Fostering Catholic identity in Catholic schools

Aaron Lambert

Living the Catholic Faith should be evident in all aspects of life, and especially so in the classroom, according to the organizer of the inaugural Catholic High School Formation Summit that took place at St. Thomas More Parish in Centennial on Dec. 3 and 4.

There were 55 people in attendance representing 23 schools from around the nation, and the summit featured speakers from all avenues of Catholic education.

The event was conceived and organized by Father Paul Kostka, chaplain at Bishop Macehbeuf High School, and its purpose was to create a national network of collaboration between Catholic high schools around the nation in order to form students as authentic disciples of Jesus Christ.

“The spiritual formation of students was the key focus of the conference,” Father Kostka said.

More than that, however, it was meant to be a forum for Catholic educators to come together and help each other become more effective at fostering a strong sense of Catholic identities in their respective schools.

The Catholic school symposium that took place on last October was part of the inspiration for the summit, Father Kostka said. The summit was a natural outflow from the theme of discipleship that was prevalent at the symposium, he said.

Father Kostka has done much ministry around the county, and in doing so, he’s encountered many school faculty and professionals who are doing great things to encourage discipleship at their schools. He’s built a network of Catholic educators from these encounters, and among these were the attendees of the summit.

There were talks on mission, athletics, house communities and other access points that are opportunities to bring kids to Christ, he said.

Thomas Wurtz, founder of the Varsity Catholic branch of the Fellowship of Catholic University Students, was one of the speakers in attendance. He gave a talk on school athletic programs and the role they play in making intentional disciples of Jesus Christ.

“A young person involved in sports has the chance to be formed,” Wurtz said. “I hope we can rally around the need to use sports as a tool in the formation of our young people.”

A portion of the conference was also dedicated to Catholic high school teachers, specifically theology teachers, and different ways they could bring kids to Christ in the classroom through the use of primary sources such as scripture.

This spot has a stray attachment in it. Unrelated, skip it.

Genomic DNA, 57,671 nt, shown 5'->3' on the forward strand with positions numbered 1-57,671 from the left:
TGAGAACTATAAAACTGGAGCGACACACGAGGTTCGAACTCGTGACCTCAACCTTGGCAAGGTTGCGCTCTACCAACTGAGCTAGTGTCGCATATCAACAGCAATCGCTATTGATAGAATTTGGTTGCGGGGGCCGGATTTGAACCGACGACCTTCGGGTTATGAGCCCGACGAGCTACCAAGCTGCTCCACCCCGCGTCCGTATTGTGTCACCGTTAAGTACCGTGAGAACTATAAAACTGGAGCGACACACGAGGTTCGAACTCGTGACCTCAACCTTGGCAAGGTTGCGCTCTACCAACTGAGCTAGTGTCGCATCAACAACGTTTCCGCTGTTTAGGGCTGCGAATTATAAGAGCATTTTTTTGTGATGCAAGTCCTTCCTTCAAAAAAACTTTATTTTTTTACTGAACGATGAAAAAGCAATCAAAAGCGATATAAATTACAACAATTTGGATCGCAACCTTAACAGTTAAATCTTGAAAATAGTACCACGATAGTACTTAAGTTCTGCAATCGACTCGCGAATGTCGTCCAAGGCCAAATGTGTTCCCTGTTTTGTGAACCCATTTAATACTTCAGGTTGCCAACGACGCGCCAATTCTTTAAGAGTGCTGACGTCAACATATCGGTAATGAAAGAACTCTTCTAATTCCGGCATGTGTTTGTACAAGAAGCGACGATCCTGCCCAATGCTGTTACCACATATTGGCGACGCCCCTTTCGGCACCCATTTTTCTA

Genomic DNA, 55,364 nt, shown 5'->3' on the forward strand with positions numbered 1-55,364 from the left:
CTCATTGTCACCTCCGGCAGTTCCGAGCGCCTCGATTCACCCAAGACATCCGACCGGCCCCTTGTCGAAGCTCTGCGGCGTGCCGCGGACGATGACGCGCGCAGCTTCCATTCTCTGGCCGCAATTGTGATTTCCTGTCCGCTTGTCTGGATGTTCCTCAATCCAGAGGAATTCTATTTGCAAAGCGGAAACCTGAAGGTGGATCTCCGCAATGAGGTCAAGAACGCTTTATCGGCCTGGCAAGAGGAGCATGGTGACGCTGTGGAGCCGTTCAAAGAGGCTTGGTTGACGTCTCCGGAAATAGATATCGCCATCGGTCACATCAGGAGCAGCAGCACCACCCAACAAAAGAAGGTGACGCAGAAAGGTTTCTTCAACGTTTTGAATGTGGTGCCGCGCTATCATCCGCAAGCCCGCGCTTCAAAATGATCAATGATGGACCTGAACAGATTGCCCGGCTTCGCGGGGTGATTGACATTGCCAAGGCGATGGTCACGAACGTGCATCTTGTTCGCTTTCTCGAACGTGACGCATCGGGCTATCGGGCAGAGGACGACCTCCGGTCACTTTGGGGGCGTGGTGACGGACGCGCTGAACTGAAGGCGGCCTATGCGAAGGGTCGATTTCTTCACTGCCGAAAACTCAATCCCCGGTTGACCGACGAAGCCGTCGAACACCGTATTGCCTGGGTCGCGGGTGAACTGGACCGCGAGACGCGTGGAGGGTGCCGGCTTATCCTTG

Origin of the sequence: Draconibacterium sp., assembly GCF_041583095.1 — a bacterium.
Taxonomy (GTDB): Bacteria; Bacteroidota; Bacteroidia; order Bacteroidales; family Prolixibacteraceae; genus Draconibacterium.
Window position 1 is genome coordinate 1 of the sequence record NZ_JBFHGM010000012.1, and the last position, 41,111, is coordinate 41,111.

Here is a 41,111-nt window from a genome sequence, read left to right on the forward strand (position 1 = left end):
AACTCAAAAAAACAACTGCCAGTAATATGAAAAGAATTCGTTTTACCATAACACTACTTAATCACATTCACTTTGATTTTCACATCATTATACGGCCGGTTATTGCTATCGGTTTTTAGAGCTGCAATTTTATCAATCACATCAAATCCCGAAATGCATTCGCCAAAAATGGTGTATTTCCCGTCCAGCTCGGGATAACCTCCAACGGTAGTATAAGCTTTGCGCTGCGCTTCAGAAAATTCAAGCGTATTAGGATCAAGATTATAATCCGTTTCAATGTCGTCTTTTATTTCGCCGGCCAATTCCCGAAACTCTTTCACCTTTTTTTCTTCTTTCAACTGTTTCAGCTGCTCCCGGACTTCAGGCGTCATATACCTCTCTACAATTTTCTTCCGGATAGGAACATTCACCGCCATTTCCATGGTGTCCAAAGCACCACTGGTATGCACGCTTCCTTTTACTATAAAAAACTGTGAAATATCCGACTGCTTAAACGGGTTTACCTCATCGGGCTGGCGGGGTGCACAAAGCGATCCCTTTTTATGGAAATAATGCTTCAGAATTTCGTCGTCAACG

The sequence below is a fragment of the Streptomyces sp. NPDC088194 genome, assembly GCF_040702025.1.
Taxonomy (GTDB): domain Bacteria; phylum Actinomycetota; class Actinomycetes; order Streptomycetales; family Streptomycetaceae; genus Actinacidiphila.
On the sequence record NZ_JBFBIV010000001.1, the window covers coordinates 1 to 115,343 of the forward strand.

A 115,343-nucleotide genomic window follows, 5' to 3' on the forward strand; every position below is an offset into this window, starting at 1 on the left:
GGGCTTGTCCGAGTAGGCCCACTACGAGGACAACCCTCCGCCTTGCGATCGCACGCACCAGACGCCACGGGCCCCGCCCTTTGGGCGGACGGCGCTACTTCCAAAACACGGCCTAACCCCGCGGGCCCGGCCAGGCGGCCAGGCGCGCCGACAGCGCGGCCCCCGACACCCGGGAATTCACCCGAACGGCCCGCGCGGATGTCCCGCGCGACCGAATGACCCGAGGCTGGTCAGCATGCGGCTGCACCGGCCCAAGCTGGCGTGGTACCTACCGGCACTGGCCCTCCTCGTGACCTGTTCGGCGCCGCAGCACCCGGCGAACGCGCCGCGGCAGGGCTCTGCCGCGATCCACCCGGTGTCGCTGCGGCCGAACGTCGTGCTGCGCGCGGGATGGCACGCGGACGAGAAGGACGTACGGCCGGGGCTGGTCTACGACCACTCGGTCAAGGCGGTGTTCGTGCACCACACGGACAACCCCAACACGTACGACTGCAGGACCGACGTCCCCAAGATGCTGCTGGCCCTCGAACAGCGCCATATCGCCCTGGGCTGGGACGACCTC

From this teaching, though, must also come action, and this was another primary goal of the conference.

“We can give talks on mission, but if we don’t have the students go and do mission work, all we’re doing is talking,” Father Kostka said. “There is a teaching part of it, but the teaching then has to manifest itself in concrete actions.”

The culture of collaboration discussed at the summit wasn’t meant only to apply nationally, but also locally. Father Kostka said the independent nature and distance between the two Catholic high schools in the Archdioces¬e of Denver, Bishop Macehbeuf and Holy Family in Broomfield, can make them feel like islands. He hopes to build and foster a more collaborative relationship between the two schools.

“[A lot of people] walked away from the summit encouraged to more intentionally live the faith in their schools, [and to] try some of the ideas people proposed and integrate them into their schools,” Father Kostka said.

The next Catholic High School Formation Summit will be held Oct. 19-21, 2016, at Holy Spirit Catholic Church in Atlanta, Ga. For more information, visit

COMING UP: 500 years later, who was Luther?

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Hero, villain, heretic, saint, reformer, corrupter, man of integrity, bombastic glutton. Which image of Luther should we believe? Because Luther primarily sought not to reform abuses in the Church but to reform the Church’s beliefs, Catholics cannot recognize him as a true reformer or a holy man. Nonetheless, it is widely agreed that Luther played a major role in shaping the modern world. With the 500th anniversary of the beginning of the Protestant movement he initiated approaching on October 31st, we have been given a number of new books to assess his legacy.

Paul Hacker, Luther’s Faith: Martin Luther and the Origin of Anthropocentric Religion, preface by Pope Benedict XVI (Emmaus, 2017).

Hacker’s book provides an in-depth, theological analysis of the issue that stands at the heart of the Reformation: Luther’s teaching on salvation by faith alone. Pope Benedict’s preface tells us that the Reformation dispute fundamentally concerned Luther’s “turning away from the center of the Gospel” (xxii). Emmaus released a new edition of Hacker’s book for the anniversary this year. It was published originally in 1970 (in English translation), the fruit of Hacker’s own intense study of Luther’s teaching on faith that led him into the Catholic Church from German Lutheranism.